INDIANAPOLIS — Indiana won’t continue developing a state-run news website, Gov. Mike Pence announced Thursday after days of criticism over his plans to offer prewritten stories to the media.
Pence issued a memo to leaders of state agencies, informing them that the state would not create the new website, which was to have been named “Just IN,” and instead would work to update an existing website that contains news releases and notices of public meetings.
“As you are aware, concern has arisen regarding the development of a new website for the state of Indiana. However well intentioned, after thorough review of the preliminary planning and careful consideration of the concerns expressed, I am writing to inform you that I have made a decision to terminate development of the JustIN website immediately,” he wrote.
RELATED: Indiana’s governor says his plans for a state-run news website are misunderstood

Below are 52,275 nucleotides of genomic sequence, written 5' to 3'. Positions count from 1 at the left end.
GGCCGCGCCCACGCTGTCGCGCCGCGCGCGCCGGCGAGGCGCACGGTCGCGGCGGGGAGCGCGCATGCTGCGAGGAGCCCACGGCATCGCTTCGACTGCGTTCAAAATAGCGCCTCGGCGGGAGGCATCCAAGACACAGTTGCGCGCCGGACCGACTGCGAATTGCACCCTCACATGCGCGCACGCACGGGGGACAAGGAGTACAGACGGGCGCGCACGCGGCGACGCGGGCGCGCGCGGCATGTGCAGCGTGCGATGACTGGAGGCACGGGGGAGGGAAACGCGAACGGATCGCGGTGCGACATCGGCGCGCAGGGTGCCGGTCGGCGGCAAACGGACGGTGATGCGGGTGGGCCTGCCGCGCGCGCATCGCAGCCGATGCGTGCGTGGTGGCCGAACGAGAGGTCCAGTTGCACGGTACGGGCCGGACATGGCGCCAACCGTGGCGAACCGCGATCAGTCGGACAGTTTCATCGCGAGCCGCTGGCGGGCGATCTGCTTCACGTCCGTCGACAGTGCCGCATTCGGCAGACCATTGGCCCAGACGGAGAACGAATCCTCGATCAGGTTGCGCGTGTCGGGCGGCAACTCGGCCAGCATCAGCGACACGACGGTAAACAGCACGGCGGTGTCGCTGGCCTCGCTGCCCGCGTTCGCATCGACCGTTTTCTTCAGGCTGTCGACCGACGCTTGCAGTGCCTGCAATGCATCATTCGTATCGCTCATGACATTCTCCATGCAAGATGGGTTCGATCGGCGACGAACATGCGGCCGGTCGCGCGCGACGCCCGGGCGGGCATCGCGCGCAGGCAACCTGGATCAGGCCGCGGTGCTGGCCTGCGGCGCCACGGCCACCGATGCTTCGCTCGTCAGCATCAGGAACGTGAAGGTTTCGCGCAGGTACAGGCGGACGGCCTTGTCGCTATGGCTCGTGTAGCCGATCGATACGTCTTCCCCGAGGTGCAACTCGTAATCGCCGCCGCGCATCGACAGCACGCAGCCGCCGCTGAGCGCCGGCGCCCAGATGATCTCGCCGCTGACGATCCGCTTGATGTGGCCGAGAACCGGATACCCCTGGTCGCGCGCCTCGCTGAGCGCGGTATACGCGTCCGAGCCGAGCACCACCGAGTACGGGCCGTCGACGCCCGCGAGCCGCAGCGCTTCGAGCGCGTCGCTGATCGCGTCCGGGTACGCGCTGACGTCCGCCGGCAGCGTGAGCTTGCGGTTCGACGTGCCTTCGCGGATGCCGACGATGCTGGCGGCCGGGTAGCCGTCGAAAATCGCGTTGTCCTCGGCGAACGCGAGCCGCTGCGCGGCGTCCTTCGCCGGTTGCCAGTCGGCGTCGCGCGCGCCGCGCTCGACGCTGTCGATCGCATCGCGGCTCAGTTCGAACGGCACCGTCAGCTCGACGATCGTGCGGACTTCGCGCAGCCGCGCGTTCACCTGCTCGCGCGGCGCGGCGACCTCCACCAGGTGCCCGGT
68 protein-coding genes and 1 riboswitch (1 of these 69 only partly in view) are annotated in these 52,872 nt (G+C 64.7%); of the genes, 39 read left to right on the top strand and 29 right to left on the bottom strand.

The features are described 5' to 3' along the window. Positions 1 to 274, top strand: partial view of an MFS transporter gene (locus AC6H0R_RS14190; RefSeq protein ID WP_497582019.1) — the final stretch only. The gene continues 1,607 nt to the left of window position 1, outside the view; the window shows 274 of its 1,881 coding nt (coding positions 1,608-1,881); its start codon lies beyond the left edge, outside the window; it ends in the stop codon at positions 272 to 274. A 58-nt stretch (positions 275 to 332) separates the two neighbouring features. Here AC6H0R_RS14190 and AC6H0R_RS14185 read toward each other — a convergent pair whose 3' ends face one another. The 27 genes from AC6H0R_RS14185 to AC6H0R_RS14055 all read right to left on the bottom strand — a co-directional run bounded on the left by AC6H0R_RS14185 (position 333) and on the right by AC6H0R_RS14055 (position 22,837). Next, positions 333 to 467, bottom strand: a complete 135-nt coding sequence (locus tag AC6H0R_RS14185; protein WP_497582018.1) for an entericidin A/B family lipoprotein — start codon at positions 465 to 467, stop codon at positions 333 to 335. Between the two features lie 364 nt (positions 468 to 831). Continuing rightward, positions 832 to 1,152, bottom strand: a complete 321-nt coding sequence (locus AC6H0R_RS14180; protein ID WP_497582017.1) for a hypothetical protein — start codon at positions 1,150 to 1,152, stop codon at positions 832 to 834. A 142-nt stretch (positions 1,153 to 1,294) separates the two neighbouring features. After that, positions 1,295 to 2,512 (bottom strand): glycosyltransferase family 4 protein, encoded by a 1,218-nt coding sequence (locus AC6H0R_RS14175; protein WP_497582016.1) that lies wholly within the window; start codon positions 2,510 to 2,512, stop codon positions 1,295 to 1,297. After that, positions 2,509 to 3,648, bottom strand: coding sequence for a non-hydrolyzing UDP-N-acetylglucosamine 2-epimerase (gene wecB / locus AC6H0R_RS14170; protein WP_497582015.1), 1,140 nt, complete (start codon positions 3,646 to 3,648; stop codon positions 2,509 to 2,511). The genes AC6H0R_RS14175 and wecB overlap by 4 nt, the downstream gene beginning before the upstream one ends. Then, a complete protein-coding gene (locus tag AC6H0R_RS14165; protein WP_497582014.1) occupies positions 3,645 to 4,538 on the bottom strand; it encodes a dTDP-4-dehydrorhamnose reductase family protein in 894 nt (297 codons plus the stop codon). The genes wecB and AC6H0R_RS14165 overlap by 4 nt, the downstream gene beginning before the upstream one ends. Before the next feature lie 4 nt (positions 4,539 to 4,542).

The move followed criticism that erupted after The Indianapolis Star published internal documents Monday that detailed plans for state press secretaries to write stories and news releases for the public and the media. The documents said the site at times would break news.
The notion of prewritten stories outraged journalists around the country, who likened the endeavor to state-run media in Russia and China and lambasted the plan with headlines like “Pravda on the Plains.”
Pence’s team scrambled this week to portray the website as a project aimed at better organizing and presenting news releases from state agencies.
The memo describing “Just IN” was “poorly crafted,” Pence said Wednesday, and he vowed he’d kill the project if it did not meet his expectations.
The project was expected to cost taxpayers $100,000 in salaries. The status of the editor and an assistant hired for the project wasn’t immediately clear Thursday.